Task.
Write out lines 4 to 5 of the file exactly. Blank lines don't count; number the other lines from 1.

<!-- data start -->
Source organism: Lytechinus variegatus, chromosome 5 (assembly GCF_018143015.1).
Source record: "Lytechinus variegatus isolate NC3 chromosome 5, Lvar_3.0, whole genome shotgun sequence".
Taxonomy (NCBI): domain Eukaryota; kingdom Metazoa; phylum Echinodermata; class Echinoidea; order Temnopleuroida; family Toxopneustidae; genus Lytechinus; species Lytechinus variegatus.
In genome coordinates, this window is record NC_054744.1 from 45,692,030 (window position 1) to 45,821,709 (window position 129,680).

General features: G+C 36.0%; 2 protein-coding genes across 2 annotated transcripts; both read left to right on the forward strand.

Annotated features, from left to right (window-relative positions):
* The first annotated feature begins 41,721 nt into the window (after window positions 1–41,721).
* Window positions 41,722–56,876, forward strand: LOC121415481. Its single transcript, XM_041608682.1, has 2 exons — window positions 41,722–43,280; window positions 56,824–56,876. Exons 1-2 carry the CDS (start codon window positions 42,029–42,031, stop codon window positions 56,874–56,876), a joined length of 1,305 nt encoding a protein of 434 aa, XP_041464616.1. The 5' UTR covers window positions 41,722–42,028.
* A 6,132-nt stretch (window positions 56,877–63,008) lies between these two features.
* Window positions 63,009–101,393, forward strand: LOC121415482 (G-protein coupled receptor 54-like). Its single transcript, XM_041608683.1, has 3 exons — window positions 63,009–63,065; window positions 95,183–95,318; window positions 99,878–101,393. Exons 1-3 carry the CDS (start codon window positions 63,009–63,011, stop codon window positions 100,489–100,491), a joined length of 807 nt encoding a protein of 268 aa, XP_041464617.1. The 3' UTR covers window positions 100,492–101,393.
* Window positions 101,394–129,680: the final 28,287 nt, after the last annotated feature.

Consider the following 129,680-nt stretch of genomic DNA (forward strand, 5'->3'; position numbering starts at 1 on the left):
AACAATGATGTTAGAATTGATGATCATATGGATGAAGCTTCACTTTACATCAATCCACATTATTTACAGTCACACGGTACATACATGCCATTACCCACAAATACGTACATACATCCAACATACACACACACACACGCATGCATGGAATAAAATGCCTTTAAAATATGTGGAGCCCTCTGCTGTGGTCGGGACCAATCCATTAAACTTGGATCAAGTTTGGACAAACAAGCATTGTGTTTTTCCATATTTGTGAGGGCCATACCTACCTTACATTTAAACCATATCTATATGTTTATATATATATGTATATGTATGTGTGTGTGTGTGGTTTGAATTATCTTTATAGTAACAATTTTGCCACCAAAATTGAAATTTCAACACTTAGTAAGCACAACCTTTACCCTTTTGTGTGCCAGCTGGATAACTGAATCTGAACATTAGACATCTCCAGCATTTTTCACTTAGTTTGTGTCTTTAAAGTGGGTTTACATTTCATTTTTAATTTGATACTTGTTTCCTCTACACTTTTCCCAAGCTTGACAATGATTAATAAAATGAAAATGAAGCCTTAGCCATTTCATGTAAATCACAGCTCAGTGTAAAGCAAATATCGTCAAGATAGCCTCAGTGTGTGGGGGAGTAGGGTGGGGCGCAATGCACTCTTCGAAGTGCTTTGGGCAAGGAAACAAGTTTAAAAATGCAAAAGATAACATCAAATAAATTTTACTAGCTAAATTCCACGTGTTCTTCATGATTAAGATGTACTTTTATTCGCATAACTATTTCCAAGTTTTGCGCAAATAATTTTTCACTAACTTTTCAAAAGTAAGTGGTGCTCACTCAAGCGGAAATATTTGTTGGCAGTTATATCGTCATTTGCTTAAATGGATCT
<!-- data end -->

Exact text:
In genome coordinates, this window is record NC_054744.1 from 45,692,030 (window position 1) to 45,821,709 (window position 129,680).

General features: G+C 36.0%; 2 protein-coding genes across 2 annotated transcripts; both read left to right on the forward strand.